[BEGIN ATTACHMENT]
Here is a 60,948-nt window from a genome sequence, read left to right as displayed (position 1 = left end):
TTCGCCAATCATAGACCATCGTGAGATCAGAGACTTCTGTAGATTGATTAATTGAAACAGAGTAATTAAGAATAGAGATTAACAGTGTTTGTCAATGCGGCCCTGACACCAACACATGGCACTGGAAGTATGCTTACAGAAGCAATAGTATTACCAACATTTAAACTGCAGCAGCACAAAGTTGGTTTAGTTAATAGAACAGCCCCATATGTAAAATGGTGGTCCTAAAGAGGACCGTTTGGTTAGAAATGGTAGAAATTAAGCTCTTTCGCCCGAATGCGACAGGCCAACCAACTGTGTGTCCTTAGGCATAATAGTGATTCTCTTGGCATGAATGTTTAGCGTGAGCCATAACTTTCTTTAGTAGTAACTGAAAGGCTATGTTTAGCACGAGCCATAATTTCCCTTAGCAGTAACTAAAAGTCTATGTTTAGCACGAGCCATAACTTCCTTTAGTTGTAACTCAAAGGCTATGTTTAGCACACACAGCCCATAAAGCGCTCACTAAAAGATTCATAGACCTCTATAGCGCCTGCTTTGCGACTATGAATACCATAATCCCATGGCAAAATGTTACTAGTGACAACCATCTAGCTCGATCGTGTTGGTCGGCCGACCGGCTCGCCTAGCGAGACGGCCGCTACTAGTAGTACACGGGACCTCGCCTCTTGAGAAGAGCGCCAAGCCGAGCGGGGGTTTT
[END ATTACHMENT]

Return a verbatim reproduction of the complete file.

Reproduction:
Here is a 60,948-nt window from a genome sequence, read left to right as displayed (position 1 = left end):
TTCGCCAATCATAGACCATCGTGAGATCAGAGACTTCTGTAGATTGATTAATTGAAACAGAGTAATTAAGAATAGAGATTAACAGTGTTTGTCAATGCGGCCCTGACACCAACACATGGCACTGGAAGTATGCTTACAGAAGCAATAGTATTACCAACATTTAAACTGCAGCAGCACAAAGTTGGTTTAGTTAATAGAACAGCCCCATATGTAAAATGGTGGTCCTAAAGAGGACCGTTTGGTTAGAAATGGTAGAAATTAAGCTCTTTCGCCCGAATGCGACAGGCCAACCAACTGTGTGTCCTTAGGCATAATAGTGATTCTCTTGGCATGAATGTTTAGCGTGAGCCATAACTTTCTTTAGTAGTAACTGAAAGGCTATGTTTAGCACGAGCCATAATTTCCCTTAGCAGTAACTAAAAGTCTATGTTTAGCACGAGCCATAACTTCCTTTAGTTGTAACTCAAAGGCTATGTTTAGCACACACAGCCCATAAAGCGCTCACTAAAAGATTCATAGACCTCTATAGCGCCTGCTTTGCGACTATGAATACCATAATCCCATGGCAAAATGTTACTAGTGACAACCATCTAGCTCGATCGTGTTGGTCGGCCGACCGGCTCGCCTAGCGAGACGGCCGCTACTAGTAGTACACGGGACCTCGCCTCTTGAGAAGAGCGCCAAGCCGAGCGGGGGTTTT